CORRECTS CDC IS INVESTIGATING WHETHER AEDES ALBOPICTUS SPREADS THE ZIKA VIRUS, NOT DEFINITIVE - This 2003 photo provided by the Centers for Disease Control and Prevention shows a female Aedes albopictus mosquito acquiring a blood meal from a human host. On Friday, Jan. 15, 2016, U.S. health officials are telling pregnant women to avoid travel to Latin America and Caribbean countries with outbreaks of a tropical illness linked to birth defects. The Zika virus is spread through mosquito bites from Aedes aegypti and the CDC is investigating whether it is also spread by Aedes albopictus. The disease causes only a mild illness in most people. But there’s been mounting evidence linking the virus to a surge of a rare birth defect in Brazil. (James Gathany/Centers for Disease Control and Prevention via AP)

Malaysia confirms first case of Zika infection in 58 year old woman

Malaysia confirmed on 1st September 2016 (Thursday) its first Zika infection in a woman who lately went to neighboring Singapore for 3 days to visit her daughter on Aug 19. Her daughter is among 5 Malaysians working in Singapore who are infected.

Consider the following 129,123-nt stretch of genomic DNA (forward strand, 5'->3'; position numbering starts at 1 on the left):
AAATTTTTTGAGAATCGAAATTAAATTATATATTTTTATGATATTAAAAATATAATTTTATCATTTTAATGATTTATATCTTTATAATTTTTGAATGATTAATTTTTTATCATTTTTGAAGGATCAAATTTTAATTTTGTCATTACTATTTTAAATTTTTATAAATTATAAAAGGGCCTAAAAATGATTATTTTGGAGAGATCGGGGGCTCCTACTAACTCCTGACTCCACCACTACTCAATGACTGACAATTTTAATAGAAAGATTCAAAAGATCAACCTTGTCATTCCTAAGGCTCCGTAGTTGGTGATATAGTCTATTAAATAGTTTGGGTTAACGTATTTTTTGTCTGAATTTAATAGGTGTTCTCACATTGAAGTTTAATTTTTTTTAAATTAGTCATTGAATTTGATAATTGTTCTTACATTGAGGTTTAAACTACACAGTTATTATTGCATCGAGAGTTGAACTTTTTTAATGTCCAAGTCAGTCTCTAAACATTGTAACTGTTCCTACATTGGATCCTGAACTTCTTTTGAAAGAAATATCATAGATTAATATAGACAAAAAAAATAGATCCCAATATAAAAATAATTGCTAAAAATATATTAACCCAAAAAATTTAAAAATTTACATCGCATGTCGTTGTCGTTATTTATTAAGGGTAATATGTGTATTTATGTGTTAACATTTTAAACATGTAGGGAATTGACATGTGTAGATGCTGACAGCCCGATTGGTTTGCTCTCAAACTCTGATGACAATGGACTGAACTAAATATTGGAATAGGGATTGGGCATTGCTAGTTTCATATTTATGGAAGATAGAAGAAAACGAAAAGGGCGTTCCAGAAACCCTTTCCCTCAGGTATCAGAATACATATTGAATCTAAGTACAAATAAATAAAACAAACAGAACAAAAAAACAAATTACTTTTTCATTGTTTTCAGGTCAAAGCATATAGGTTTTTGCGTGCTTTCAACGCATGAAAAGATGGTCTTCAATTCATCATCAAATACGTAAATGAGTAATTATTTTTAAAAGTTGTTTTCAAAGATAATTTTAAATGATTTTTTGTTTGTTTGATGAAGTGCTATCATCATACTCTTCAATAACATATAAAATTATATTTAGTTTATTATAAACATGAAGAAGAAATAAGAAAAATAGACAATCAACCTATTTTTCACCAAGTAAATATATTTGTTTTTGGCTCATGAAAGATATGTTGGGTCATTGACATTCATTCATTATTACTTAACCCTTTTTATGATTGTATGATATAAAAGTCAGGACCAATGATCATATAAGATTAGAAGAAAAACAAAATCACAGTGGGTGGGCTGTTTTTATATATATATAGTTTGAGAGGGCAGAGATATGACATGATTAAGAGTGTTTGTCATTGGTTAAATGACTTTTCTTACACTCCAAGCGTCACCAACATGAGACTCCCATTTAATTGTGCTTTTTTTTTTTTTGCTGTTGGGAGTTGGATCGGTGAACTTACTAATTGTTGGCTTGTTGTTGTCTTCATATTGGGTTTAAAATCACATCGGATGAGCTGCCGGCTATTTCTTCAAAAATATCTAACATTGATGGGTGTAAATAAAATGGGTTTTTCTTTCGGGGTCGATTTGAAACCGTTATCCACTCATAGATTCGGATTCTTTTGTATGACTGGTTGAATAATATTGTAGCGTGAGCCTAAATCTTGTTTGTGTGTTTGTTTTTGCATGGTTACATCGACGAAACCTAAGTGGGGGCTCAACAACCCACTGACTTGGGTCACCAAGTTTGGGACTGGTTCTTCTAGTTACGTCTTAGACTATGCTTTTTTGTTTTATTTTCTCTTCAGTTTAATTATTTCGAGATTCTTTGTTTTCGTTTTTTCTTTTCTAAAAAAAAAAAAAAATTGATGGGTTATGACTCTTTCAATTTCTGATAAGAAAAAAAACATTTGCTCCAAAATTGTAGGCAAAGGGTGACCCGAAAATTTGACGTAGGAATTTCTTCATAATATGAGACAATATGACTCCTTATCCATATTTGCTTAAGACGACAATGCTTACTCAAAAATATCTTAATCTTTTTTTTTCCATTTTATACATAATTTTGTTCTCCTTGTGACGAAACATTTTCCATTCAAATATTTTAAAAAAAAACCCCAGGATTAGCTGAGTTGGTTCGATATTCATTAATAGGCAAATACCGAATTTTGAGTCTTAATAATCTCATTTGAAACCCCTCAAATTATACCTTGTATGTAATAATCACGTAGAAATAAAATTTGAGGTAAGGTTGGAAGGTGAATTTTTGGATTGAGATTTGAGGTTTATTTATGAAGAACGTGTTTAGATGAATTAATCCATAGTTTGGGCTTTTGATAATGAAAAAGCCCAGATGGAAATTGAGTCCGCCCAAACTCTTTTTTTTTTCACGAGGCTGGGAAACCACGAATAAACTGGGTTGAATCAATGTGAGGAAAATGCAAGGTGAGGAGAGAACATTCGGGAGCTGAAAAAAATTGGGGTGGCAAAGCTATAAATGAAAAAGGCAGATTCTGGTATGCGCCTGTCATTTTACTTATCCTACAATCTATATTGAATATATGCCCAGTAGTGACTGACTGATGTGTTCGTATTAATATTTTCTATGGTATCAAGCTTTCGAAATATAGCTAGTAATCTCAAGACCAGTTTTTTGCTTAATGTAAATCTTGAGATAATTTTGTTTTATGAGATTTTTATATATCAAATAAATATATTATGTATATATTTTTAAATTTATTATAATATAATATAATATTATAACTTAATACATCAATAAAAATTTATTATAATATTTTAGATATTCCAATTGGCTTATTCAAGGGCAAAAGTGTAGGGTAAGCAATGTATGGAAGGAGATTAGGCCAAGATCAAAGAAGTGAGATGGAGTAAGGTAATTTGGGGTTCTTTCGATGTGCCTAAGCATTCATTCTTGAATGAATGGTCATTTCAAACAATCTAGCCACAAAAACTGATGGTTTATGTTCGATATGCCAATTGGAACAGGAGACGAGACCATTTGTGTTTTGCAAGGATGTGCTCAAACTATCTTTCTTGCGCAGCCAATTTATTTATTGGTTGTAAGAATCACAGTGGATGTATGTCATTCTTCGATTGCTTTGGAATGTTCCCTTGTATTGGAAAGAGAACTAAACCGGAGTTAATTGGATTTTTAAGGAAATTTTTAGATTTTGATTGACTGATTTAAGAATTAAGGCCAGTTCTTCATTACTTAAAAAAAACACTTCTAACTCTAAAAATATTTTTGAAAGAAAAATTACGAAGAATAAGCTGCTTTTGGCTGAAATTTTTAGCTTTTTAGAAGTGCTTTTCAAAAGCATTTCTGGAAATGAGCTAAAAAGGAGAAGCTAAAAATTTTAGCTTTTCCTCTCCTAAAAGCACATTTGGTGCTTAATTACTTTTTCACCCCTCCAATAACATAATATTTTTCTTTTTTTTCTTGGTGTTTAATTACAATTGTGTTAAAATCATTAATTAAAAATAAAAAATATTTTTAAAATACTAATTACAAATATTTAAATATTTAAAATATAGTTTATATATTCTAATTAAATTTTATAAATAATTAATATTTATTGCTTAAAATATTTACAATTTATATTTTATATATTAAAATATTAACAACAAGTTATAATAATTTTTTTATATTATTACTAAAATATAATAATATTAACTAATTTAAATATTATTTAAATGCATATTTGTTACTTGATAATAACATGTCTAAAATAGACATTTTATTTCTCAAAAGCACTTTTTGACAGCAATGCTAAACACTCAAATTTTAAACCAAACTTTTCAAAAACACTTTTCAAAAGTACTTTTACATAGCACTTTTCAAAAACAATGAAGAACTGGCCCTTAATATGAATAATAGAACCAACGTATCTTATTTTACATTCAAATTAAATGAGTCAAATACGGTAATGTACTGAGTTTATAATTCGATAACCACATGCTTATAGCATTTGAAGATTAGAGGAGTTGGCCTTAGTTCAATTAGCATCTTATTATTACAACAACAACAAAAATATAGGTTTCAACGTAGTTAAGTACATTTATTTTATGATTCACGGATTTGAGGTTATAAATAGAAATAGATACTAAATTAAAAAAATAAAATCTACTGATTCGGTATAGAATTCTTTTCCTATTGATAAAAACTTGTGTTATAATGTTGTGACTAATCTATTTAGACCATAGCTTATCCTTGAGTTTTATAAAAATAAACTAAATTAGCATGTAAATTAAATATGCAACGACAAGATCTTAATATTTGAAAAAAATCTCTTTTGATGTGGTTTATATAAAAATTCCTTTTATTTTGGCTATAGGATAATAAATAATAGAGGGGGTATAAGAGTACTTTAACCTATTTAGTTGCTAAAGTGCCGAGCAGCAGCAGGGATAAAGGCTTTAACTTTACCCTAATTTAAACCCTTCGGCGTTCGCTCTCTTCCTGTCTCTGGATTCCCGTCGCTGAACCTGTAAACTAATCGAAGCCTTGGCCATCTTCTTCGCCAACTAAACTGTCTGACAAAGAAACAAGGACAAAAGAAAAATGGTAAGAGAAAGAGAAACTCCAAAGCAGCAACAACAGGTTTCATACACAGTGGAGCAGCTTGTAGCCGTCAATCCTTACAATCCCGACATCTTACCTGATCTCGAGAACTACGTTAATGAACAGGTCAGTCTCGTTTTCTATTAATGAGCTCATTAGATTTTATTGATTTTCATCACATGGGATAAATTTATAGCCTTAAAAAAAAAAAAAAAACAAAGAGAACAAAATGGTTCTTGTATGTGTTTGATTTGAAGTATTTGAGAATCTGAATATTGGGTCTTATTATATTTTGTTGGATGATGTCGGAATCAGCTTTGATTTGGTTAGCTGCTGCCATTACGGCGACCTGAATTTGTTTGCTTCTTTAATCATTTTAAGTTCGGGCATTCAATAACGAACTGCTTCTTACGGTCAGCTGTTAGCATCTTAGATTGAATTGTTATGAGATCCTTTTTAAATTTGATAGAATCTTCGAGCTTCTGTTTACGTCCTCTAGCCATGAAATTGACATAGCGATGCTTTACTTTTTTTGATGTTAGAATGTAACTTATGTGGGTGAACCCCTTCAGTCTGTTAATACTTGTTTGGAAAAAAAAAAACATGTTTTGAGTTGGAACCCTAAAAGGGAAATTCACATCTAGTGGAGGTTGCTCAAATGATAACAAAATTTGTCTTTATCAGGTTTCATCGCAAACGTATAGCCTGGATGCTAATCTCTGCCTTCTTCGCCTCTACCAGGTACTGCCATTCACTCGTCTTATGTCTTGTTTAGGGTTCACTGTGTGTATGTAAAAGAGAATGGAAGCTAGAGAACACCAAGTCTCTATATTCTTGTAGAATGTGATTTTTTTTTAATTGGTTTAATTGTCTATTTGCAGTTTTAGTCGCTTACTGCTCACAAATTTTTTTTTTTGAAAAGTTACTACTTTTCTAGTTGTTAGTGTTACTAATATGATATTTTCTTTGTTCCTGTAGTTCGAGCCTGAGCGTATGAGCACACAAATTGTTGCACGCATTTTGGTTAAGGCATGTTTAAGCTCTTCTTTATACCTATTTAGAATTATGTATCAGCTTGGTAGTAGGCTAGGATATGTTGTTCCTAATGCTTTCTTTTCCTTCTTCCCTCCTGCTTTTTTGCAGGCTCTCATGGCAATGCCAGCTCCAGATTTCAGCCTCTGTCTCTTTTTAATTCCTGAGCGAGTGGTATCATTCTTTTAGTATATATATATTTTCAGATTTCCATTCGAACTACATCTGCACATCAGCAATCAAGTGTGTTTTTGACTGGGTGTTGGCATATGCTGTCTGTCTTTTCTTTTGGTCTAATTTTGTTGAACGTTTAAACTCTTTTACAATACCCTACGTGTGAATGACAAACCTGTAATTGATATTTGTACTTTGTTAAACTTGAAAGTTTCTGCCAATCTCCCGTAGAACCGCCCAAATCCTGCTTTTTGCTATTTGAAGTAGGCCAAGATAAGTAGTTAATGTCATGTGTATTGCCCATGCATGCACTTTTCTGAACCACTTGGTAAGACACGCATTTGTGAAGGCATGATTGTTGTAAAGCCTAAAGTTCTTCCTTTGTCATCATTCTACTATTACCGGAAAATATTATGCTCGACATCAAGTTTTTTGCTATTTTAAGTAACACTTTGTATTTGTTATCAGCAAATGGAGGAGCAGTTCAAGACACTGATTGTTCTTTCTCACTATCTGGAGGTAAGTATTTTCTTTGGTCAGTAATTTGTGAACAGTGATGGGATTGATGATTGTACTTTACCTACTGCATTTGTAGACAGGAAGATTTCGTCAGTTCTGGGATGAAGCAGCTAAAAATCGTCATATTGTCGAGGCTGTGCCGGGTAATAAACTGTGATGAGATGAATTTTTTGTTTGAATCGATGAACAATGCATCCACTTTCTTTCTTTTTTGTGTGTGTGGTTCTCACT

The victim, a financial consultant working in Kelana Jaya had showed signs of Zika symptoms such as rashes and fever one week after returning from Singapore. Her husband’s test results came out negative while their daughter is getting well in Singapore.

Health Minister Datuk Seri Subramaniam, claimed that the woman is currently getting well in Sungai Buloh Hospital and would be discharged within a day or two. Fogging around the victim’s neighborhood was increased, covering up to 400m radius as a countermeasure effort.

The Malaysian government also beef up check points between Malaysia and Singapore by ordering immigration authorities to use mosquito repellent to spray into vehicles.

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